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Child Dev. 1993 Apr;64(2):467-82.

Parenting practices and peer group affiliation in adolescence.

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1
Department of Educational Psychology, University of Wisconsin-Madison 53706.

Abstract

Social scientists have often assumed that parental influence is sharply curtailed at adolescence because of the rising counterinfluence of peer groups, over which parents have little control. The present study tested a conceptual model that challenged this view by arguing that parents retain a notable but indirect influence over their teenage child's peer associates. Data from a sample of 3,781 high school students (ages 15-19) indicated that specific parenting practices (monitoring, encouragement of achievement, joint decision making) were significantly associated with specific adolescent behaviors (academic achievement, drug use, self-reliance), which in turn were significantly related to membership in common adolescent crowds (jocks, druggies, etc). Findings encourage investigators to assess more carefully parents' role in adolescents' peer group affiliations.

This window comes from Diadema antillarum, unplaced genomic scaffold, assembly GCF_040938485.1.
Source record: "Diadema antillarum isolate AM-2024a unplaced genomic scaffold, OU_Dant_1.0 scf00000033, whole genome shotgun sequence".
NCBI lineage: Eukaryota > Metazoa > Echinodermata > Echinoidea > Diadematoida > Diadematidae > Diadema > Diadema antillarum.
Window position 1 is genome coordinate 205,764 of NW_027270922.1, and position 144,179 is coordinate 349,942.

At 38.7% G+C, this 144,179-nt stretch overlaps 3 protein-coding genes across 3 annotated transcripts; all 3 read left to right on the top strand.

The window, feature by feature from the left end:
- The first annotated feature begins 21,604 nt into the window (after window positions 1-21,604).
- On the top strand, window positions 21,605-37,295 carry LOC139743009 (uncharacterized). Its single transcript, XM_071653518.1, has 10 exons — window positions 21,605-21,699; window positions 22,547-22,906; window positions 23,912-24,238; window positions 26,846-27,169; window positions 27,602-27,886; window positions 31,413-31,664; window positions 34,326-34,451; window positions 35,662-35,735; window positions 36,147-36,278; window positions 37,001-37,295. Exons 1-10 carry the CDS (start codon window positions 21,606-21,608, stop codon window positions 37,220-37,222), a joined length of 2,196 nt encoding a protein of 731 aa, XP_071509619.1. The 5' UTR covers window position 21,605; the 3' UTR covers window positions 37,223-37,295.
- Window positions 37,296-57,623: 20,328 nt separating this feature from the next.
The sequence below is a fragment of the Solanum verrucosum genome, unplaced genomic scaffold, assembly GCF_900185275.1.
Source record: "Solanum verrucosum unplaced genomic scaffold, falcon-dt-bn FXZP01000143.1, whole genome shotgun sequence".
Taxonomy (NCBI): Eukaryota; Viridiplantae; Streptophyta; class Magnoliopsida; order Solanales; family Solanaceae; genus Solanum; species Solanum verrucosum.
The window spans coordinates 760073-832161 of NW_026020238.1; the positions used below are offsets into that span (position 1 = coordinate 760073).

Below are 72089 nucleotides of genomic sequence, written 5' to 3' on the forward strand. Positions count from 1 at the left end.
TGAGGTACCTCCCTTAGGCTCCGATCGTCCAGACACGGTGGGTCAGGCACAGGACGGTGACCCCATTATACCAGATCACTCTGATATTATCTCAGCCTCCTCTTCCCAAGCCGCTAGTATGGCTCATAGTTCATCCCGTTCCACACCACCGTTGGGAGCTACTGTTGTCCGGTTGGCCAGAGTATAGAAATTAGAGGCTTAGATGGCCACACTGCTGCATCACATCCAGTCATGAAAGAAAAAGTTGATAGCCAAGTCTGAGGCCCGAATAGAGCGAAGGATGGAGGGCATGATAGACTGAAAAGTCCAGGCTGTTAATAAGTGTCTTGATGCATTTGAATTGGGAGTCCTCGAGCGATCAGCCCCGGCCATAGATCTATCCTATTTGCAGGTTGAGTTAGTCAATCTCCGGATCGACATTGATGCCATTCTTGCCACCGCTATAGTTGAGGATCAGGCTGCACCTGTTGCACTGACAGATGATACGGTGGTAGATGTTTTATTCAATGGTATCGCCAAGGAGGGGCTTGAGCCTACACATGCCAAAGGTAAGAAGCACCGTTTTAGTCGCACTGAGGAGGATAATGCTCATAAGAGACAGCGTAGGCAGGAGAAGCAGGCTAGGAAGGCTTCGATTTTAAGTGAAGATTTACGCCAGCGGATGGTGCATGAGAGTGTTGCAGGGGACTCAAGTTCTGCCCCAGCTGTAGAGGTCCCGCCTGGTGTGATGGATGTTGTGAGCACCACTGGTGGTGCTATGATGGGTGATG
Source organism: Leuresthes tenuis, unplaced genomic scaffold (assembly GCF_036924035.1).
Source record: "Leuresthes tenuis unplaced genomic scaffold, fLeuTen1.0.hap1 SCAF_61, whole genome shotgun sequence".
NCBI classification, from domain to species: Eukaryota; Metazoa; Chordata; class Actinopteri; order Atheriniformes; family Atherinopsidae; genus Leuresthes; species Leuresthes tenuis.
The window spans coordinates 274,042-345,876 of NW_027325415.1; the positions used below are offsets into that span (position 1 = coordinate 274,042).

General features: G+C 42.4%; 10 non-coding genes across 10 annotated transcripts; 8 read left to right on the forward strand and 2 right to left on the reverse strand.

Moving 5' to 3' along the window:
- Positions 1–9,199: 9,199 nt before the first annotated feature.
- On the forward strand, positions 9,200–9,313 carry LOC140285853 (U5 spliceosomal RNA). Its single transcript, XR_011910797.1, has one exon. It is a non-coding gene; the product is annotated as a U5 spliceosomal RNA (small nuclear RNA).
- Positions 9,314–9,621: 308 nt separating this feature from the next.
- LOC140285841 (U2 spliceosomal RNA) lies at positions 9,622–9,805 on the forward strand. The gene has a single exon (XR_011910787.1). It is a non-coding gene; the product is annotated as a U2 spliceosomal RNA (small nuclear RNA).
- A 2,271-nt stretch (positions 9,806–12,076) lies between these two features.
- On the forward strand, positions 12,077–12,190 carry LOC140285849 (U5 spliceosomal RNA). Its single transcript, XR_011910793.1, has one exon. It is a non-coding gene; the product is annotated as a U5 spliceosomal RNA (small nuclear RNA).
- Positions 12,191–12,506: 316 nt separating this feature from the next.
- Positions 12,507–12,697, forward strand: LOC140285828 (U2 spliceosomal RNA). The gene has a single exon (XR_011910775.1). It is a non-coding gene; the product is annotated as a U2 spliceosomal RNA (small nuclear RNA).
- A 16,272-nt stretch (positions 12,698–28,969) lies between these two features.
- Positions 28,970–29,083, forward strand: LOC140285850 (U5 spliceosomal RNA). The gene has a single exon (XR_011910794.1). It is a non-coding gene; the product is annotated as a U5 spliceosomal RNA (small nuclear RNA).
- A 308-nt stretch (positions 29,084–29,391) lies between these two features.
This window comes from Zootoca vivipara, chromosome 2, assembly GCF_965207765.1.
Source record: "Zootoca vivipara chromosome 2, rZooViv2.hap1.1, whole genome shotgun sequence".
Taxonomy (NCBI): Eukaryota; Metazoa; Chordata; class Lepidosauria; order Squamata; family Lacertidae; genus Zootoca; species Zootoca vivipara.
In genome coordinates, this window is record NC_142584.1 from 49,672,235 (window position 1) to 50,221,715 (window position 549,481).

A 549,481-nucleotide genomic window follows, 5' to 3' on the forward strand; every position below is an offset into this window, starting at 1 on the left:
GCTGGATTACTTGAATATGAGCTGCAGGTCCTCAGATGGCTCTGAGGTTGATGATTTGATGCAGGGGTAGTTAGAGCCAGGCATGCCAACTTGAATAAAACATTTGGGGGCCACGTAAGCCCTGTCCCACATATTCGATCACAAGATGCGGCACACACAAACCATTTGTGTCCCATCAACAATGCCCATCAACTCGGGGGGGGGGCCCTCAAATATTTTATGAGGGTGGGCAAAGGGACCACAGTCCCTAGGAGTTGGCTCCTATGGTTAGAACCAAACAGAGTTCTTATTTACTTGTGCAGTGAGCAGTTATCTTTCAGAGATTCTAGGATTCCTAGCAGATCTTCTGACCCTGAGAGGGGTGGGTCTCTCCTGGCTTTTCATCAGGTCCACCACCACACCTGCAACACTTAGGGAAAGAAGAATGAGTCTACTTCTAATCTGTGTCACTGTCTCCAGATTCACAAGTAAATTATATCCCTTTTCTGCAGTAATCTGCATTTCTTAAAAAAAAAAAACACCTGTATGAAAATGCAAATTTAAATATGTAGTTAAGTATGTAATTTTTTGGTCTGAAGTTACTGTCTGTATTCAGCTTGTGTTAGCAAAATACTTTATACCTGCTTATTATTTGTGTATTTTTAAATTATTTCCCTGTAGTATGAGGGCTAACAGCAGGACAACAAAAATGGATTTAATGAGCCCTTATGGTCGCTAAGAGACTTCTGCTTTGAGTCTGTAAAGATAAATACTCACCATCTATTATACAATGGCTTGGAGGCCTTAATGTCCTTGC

[Indexed for MEDLINE]

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